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    MFC: COleDateTime vs. CTime. Which one is better?

    Q: There are two MFC/ATL classes that encapsulate date and time: COleDateTime and CTime. Which one is better?

    A: Next are few arguments to prefer COleDateTime instead of CTime:

    1. CTime keeps date between January 1, 1970 and December 31, 3000 (January 19, 2038 in older implementations). That is not enugh for most applications. For example, in a database may be persons born before 1970.
      COleDateTime can handle date between January 1, 100 and December 31, 9999 which is pretty much better.
      Example
      Code:
      // my birth date is 
      CTime t(1961, 8, 17); // August 17, 1961
      
      CString strMyBirthDate = t.Format(_T("%m/%d/%Y"));
      // results "01/08/1984"; I would like it to be truw, but it's not. :)
      
      COleDateTime odt(1961, 8, 17, 0, 0, 0);
      strMyBirthDate = odt.Format(_T("%m/%d/%Y"));
      // results "08/17/1961", which is correct
    2. COleDateTime has more powerful, flexible and easier to use Format functions, while CTime is limited to Format functins taking formatting specifiers.
      Example
      Code:
      CTime t(2007, 9, 11, 8, 25, 55);
      // hard-coded date-time format (may be German)
      CString strDateTime = t.Format(_T("%d.%m.%Y %H:%M:%S"));
      // what about if English US, or Japanese, or another format is required at a moment?
      
      // that's no sweat, by using COleDateTime:
      COleDateTime odt(2007, 9, 11, 8, 25, 55);
      LCID lcid = 0x409; // 0x409 is the locale ID for English US
      strDateTime = odt.Format(0, lcid); 
      
      // and it's even easier if want to format according to user language set in Control Panel:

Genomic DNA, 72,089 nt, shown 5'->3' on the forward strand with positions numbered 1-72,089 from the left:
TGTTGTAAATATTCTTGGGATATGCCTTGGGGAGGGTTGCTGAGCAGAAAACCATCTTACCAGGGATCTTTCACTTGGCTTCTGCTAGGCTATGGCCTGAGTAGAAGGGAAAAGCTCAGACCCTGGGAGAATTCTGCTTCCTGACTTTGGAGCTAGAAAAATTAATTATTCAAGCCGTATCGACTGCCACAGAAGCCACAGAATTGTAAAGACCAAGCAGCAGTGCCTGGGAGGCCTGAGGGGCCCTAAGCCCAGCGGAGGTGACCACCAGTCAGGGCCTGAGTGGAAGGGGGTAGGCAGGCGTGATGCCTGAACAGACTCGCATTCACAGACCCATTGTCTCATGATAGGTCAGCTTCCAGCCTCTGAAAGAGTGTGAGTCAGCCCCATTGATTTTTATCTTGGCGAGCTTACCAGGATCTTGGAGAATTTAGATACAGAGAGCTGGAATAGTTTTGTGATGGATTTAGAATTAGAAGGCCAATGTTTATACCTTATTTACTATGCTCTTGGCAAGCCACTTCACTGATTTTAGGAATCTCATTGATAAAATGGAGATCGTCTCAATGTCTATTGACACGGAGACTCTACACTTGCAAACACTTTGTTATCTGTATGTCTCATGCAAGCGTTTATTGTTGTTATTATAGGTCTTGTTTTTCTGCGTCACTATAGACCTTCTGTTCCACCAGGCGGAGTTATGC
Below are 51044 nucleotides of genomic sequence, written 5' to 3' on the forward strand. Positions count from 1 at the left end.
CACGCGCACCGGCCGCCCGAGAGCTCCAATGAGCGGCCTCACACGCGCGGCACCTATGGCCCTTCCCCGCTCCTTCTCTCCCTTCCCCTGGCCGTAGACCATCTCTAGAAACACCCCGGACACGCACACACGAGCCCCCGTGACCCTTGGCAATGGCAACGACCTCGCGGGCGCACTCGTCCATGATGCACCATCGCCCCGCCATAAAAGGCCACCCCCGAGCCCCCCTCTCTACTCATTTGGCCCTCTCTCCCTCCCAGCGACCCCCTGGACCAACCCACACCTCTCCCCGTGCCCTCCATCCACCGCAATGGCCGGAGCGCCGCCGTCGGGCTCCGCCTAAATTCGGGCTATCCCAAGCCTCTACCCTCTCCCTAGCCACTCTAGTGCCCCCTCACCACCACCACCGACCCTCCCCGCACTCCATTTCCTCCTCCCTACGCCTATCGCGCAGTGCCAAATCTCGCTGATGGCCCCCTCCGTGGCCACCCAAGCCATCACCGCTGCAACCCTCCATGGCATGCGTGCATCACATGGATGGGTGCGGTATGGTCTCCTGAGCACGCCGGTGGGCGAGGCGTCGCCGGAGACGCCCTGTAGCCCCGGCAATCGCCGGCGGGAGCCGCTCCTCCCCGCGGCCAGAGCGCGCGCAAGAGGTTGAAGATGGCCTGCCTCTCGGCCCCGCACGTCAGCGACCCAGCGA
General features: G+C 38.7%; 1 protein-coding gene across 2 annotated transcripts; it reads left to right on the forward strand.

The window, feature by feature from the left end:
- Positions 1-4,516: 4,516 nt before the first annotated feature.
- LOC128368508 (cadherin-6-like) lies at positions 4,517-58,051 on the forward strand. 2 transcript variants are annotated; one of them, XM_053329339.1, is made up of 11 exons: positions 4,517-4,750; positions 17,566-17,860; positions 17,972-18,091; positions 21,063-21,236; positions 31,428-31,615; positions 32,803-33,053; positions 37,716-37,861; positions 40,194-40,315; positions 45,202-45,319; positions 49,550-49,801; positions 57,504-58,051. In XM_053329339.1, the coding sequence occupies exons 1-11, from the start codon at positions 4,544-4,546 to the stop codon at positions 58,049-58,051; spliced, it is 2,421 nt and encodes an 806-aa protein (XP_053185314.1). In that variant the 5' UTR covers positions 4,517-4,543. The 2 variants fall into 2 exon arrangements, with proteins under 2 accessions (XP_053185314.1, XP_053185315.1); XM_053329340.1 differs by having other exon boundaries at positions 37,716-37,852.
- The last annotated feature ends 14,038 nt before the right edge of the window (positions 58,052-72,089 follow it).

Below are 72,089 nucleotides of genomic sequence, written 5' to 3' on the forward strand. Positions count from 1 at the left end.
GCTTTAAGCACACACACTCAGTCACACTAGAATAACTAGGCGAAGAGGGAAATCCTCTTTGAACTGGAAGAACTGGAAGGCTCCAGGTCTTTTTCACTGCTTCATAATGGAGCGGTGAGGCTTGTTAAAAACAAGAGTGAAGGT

strDateTime = odt.Format();
    3. COleDateTime has a ParseDateTime function while CTime has not.
      Example
      Code:
      COleDateTime odt;
      // set odt value given a date-time string
      odt.ParseDateTime(_T("9/12/2007 2:48:17 PM"), 0, 0x409); 
      // CTime has not such a member function
    4. COleDateTime has Set functions (SetDate and SetDateTime) while CTime has not.
      Example
      Code:
      COleDateTime odt(2007, 10, 10, 0, 0, 0);
      // sets a new value using SetDateTime:
      odt.SetDateTime(2008, 11, 11, 11, 11, 11);
      
      CTime t(2007, 10, 10, 0, 0, 0);
      // sets a new value assigning a temporary CTime object, like dancing on the rope. :)
      t = CTime(2008, 11, 11, 11, 11, 11);
    5. COleDateTime is more precise when dealing with relative time periods.
      Example
      Code:
      COleDateTime odt(1970, 9, 30, 0, 0, 0);
      odt += COleDateTimeSpan(31, 0, 0, 0);
      CString strTime1 = odt.Format(_T("%d.%m.%Y %H:%M:%S"));
      // results "31.10.1970 00:00:00" which is correct
      
      CTime t(1970, 9, 30, 0, 0, 0);
      t += CTimeSpan(31, 0, 0, 0);
      CString strTime2 = t.Format(_T("%d.%m.%Y %H:%M:%S"));
      // results "30.10.1970 23:00:00"
      // one hour is missing, jumping back in the previous day


    Additional notes:
    • In actual implementation, CTime, CTimeSpan, COleDateTime and COleDateTimeSpan are shared by MFC and ATL libraries, so can be easily used both in MFC and non-MFC applications.


    See also
    Last edited by ovidiucucu; October 4th, 2022 at 10:56 AM. Reason: added note and updated the links
    Ovidiu
    "When in Rome, do as Romans do."
    My latest articles: https://codexpert.ro/blog/

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